When we arrived at the hospital, Robert muttered a perfunctory apology about his abrupt exit years ago and never brought it up again, treating the estrangement as a "My, my, time certainly does fly," non-issue. He enjoyed chatting with her about unimportant things, difficult as it was for him to speak. When the nurses removed the oxygen mask to feed him or apply salve to his flaking lips, I could see family genes etched in his hollow face: Brenda's eyes, her mother's cheekbones, their father's denial.

I usually left them alone and spent my time developing bad posture watching brainless television in the waiting area. Brenda settled into her new routine at his bedside. They talked about favorite movies and songs, great restaurants, celebrity gossip. She reminisced about family members, although he became irritable and withdrawn whenever she mentioned their mother.

He loved discussing any aspect of his cancer and symptoms; the topic of dying, however, was taboo. "Don't be so morbid," he'd snarl and change the subject. Brenda waited for him to open up, to move beyond trite subjects and his avoidance of significant issues. That was a pipedream.

Each night at the destitute Desert Inn — Cheap Weekly Rates! — we were forced to listen to blaring telenovelas and drunken arguments in Spanish echoing through the building. Our cramped room had thin walls, a loud heater and sandpaper sheets. Brenda took long baths most nights, trying to soak the sorrow away. Afterwards, she'd crawl into bed and snuggle in my arms to escape the day's memories, away from the whooshing sounds of oxygen machines, the constant beep of monitors measuring a failing body, and his desperate struggle for air.

Robert was barely conscious our third week there, only able to talk a few hours each day. Whenever he jolted awake his wide eyes scanned the room like a terrified, trapped animal. He had clearly not been gifted with grace or acceptance about his imminent departure, both rejecting and despising the fact that he was going to die, right up to the instant he did.

He was transferred to hospice on Fat Tuesday. "I'd prefer... to go to... New Orleans," he weakly smiled at me as ambulance drivers, nurses and aides crowded the room, preparing him for the move. "It's usually... my favorite day... of the year. Kind of like... Independence Day... Christmas and... Halloween all... all rolled up... into a giant gay holiday..." His eyelids drooped. "Maybe next year." He beckoned me closer and put a shaky, boney finger to his lips. Brenda was occupied with a doctor in the hall. Robert produced an envelope hidden under his blankets and whispered, "For later." I nodded, put the packet in my coat pocket and promptly forgot about it as attendants squeezed me out of the room.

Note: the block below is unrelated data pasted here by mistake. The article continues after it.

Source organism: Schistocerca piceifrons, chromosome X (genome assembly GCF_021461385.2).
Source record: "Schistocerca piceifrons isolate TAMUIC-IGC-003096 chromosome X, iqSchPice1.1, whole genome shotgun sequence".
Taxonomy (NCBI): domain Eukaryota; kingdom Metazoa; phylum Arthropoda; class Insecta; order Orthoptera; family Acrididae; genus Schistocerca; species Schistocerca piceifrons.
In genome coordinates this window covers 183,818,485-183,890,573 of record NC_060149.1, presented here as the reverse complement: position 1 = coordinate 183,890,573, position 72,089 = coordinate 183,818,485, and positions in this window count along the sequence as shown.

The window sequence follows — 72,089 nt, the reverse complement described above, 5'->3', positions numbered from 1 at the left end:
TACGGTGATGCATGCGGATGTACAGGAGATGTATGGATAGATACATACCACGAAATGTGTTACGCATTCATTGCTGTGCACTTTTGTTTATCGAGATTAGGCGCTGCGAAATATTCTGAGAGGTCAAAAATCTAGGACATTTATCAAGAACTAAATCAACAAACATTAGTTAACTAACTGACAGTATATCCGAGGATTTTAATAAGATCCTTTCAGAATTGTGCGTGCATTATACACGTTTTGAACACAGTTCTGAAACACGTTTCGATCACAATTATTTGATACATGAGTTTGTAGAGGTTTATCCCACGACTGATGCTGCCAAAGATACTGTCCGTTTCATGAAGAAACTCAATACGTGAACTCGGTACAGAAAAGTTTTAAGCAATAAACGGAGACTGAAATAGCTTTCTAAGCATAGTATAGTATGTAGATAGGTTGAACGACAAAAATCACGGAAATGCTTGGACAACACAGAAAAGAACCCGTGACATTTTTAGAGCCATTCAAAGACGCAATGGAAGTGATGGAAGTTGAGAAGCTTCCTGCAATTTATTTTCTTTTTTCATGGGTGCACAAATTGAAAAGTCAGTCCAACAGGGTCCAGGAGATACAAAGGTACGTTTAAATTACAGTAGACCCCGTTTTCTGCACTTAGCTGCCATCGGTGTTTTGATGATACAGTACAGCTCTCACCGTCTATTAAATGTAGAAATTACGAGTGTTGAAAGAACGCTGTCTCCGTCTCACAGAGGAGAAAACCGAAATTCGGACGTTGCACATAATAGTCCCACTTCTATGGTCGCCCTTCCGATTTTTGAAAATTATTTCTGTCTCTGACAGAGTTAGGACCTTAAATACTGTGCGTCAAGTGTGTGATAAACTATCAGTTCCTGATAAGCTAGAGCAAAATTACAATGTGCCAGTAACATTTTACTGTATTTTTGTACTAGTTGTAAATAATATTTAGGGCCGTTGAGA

A rare snowfall descended onto the Arizona desert that morning. As the attendants wheeled Robert across the icy parking lot, ivory puffs floated onto his face. His eyes were alert; he gawked and grinned like an excited kid packing the first snowballs of winter. Two days later, just as Phoenix hit eighty degrees again, Robert gasped one last time and all warmth left him forever.

I remembered the envelope a week later during breakfast. We were north of Pocatello and home was just one state away. The envelope contained a life insurance policy for twenty-five thousand, made out to Brenda, and a one-line will scribbled on a bright post-it. She couldn't finish eating and spent hours in silence while we drove north.

I finally started to speak. "Brenda —"

"Screw you. I'm not going to do it."

She pulled the pink knit cap tighter over her ears, partly for warmth (our ancient Chevy had heater issues) and partly to block me out. She looked more like a sulking coed than a mature woman. I think I'd responded to her sadness and mood swings pretty well the past month, but her remark stung and I almost snapped back at her. Instead, I took a deep breath and tried again.

"Brenda, you don't have to do anything you don't want to."

"I'm not going to do it. He was a jerk. Why should I do anything for him? Especially now."

"I agree."